Anti-Intellectualism has become the scandal of evangelicalism. Over the course of two hundred years, it has gradually become part and parcel of our evangelical identity. Yet today the failure to love God with our minds as well as our hearts is not only a sin – it’s a crippling cultural handicap in an age when ideas have greater consequences than ever.

Evangelicals who have failed to think Christianly in this era of the so-called "knowledge elite" and the "information explosion" have taken themselves out of the running for natural influence in culture. No amount of complaining about "the hostility of the elites" can alter the largely self-chosen evangelical banishment. Evangelicals can often be heard bemoaning "the liberal establishment," and yet, somehow we rarely seem to constructively participate in political parties, professional organizations, technical societies, non-church related community events, and a host of other places where our friendly presence could make "the establishment" a lot less "liberal." Instead, we are reactive and constantly negative, railing against the machine until we finally get what we deserve – ignored.

As a spiritually and theologically defined community of faith, evangelicalism is weak or next to nonexistent; as a subculture, it is stronger but often embarrassing and downright offensive. Unfortunately, we should not seek a strong subculture. To the contrary, we should be a scholarly counterculture that influences primarily by changing hearts and minds rather than sheer political might.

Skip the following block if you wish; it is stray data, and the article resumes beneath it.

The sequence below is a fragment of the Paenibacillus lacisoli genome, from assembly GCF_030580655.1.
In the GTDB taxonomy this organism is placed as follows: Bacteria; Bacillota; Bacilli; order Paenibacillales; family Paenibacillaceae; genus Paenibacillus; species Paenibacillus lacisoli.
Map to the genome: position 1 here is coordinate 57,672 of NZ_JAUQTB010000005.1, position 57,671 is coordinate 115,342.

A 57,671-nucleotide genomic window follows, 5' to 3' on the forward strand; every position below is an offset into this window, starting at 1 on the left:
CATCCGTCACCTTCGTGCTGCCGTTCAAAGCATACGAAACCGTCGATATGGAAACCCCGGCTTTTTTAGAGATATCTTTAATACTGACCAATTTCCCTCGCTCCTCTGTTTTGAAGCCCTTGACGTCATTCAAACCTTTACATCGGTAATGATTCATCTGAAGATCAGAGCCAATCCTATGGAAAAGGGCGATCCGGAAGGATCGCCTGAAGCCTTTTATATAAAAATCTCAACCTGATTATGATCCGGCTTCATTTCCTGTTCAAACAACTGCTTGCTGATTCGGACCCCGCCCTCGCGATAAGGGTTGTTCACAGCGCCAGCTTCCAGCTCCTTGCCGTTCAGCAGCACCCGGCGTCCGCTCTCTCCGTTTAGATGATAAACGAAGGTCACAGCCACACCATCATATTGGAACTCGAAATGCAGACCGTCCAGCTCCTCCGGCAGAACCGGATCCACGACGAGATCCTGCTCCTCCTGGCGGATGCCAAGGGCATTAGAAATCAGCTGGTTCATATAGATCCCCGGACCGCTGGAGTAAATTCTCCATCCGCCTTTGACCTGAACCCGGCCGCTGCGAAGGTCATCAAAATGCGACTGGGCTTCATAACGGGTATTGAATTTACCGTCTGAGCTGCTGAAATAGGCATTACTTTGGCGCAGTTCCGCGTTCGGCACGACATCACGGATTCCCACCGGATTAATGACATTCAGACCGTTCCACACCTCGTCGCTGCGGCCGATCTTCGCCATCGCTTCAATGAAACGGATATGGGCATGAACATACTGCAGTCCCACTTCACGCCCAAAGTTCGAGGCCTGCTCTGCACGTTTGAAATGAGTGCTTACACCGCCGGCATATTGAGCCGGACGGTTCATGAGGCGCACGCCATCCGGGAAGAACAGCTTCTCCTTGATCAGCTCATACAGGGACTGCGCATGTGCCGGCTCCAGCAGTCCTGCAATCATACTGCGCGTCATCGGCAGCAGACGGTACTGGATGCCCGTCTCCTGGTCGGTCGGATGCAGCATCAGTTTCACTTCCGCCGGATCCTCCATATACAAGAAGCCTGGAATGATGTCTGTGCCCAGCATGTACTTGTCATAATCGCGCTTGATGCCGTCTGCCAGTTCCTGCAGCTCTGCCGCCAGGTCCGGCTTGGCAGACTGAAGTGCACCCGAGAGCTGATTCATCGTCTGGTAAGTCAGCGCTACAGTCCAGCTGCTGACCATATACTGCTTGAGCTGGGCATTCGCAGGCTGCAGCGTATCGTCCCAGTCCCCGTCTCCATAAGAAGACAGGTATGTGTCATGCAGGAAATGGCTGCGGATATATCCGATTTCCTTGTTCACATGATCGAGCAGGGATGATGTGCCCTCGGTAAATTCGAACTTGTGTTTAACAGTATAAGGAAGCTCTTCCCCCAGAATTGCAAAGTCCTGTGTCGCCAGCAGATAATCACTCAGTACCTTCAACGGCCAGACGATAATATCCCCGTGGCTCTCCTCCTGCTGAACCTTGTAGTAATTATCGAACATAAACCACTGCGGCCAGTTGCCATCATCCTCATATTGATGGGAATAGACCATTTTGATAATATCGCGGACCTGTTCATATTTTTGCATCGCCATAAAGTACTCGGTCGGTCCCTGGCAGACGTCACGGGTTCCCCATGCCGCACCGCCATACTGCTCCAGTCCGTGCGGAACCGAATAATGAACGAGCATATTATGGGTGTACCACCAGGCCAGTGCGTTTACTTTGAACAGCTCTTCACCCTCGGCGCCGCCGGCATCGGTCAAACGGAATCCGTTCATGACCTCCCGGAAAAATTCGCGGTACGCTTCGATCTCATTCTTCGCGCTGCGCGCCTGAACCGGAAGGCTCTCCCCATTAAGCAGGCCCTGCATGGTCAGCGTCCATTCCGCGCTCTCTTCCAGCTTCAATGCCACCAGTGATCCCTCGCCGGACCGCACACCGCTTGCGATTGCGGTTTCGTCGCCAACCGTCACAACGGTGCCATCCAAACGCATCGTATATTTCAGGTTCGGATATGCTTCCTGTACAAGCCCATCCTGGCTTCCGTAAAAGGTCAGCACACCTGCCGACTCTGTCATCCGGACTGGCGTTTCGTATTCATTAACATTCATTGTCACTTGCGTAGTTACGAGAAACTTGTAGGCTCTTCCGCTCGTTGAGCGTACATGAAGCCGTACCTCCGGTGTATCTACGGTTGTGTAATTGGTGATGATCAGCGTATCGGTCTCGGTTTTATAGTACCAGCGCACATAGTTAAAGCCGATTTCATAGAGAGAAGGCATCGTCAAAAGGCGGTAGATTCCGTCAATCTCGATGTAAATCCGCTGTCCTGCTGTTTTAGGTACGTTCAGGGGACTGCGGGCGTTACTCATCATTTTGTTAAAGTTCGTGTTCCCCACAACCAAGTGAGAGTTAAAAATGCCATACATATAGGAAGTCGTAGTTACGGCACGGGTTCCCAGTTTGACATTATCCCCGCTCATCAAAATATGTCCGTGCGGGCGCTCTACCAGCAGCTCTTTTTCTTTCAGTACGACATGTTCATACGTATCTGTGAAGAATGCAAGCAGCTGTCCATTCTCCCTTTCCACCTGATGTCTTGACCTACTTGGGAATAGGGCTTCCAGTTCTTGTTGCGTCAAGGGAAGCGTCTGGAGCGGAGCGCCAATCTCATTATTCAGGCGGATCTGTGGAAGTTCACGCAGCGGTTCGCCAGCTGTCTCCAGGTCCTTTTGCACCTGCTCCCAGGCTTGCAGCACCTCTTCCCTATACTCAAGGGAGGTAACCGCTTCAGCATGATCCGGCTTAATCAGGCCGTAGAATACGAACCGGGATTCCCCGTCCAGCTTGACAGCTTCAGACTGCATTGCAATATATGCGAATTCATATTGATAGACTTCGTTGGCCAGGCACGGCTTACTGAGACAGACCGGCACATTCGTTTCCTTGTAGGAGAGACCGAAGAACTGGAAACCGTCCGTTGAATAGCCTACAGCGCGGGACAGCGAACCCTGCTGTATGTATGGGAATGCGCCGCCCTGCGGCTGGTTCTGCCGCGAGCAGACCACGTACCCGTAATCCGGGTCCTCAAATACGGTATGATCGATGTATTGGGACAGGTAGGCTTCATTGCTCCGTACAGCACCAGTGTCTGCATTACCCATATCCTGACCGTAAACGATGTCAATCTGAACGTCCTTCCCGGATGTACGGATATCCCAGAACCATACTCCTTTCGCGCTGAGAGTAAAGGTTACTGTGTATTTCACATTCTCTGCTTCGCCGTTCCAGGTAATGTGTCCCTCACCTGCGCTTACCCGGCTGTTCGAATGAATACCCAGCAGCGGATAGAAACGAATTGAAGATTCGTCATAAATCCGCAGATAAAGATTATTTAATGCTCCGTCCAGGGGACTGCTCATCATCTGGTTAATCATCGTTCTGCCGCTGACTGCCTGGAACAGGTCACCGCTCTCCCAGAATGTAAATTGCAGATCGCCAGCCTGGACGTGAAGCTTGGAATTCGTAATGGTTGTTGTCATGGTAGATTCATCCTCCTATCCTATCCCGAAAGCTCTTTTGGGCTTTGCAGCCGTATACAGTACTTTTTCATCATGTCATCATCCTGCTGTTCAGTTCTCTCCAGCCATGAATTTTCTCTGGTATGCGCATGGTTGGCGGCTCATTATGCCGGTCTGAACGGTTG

[T]wo factors – the growth of the education gap between evangelicals and secularists, and the lack of an evangelical public philosophy – lie behind evangelical ineffectiveness in public life. They result directly from the lack of a Christian mind. They reinforce some of the strategic errors evangelicals have made repeatedly in recent public initiatives:

  • First, evangelicals have concentrated their power in the peripheries of modern society rather than the center. We should actively begin to headquarter our coalitions, political groups, and other parachurch organizations in Washington D.C., New York, Chicago, and Los Angeles.

  • Second, evangelicals have relied on populist strengths and rhetoric rather than [intellectually] addressing [and convincing] the gatekeepers of modern society – those whose positions of office or responsibility enable them to stand at the doorways of public power and influence. This reliance has been a defining feature and recurring weakness of evangelicals in the religious Right.

  • Third, evangelicals have sought to change society through politics rather than through changing the culture. This does not mean that evangelicals should not become more involved in the political process as voters, supporters, and participants … they should. It means that we need to recognize that we will not bring about true cultural change by political force, but rather will change the culture by the intellectual influence that we exert when we constructively participate in the political process and our communities.

  • Forth, evangelicals have chosen to rely on a rhetoric of protest, pronouncement, and picketing rather than persuasion. By strategically focusing on persuasion, we extinguish rather than inflame anti-evangelical passions.

What is NOT being promoted here is "Christian Intellectualism" that comes with it’s own inherent sins and heretical baggage. Our intent is to fulfill the commands of Mark 12:30, with the scriptural balance of love, humility, and righteous cultural involvement.

Italized text quoted from Fit Bodies, Fat Minds by Os Guinness